Suitable aromatic polyamines are 4,4"-methylene-bis- (2-chloraniline), 3,3-dichlorobenzidine, 4,4'-diaminodiphenylsulfone, 4,4-methylene dianiline. Suitable aliphatic polyamines include ethylene diamine, diethylene triamine, hexamethylene diamine.

Suitable alicyclic and cycloaliphatic polyamines include 1,4-cyclohexane bis(methylamine), m-xylylene diamine, p-menthane diamine, isophorone diamine.

It is preferred that the polyamines be diluted inketone solvents with methyl etbyl ketone being the preferred solvenLThe-ketone and curative solvent mix shouldbe allowed to age at least 30 minutes before addition to the black loaded prepolymer. The solution of polyamine in ketone solvent may be prepared from 10 to 40 percent solids.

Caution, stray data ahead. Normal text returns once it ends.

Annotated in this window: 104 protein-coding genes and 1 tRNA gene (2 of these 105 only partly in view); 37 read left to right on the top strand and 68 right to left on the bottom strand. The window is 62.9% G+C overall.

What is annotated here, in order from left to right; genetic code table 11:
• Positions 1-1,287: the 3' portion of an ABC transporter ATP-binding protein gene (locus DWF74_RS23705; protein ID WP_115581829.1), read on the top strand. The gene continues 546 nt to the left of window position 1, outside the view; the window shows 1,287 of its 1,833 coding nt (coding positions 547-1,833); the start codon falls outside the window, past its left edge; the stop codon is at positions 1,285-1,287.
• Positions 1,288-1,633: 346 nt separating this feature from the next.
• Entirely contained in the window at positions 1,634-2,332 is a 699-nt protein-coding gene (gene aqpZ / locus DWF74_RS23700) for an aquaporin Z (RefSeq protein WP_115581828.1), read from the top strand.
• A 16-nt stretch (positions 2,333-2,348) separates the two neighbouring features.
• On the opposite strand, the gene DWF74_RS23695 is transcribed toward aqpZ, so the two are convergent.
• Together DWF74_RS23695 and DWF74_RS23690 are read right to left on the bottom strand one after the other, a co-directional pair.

Themix of carbon black prepolymer in solvent, and polyamine in solvent, is then used for spreading, spraying, or dipping. The bioelectric polyurethane is then obtained by evaporation of'the solvent and final curing at room or elevated temperatures. A Type II. High molecular Weightsoluble polyurethanes The polyester urethanes ofthis class are prepared by reacting one mole of essentially linear hydroxyl terminated polyester of a saturated, aliphatic glycol having from 4 to 10 carbon atoms and having hydroxyl groups on its terminal carbon atoms and a carboxylic acid with 1.1 to 3.1 moles of a diphenyl diisocyanate having an isocyanate group on each phenyl nucleus in the presence of til to 2.1 moles of a saturated, aliphatic free glycol containing from .4 to 10 carbon atoms and having hydroxyl terminal groups, the molar amount of said polyester and said free glycol combined being essentially equivalent to the molar amount of said diphe'nyl diisocyanate wherebythere are essentially no unreacted isocyanate or hydroxyl groups in the reaction'product.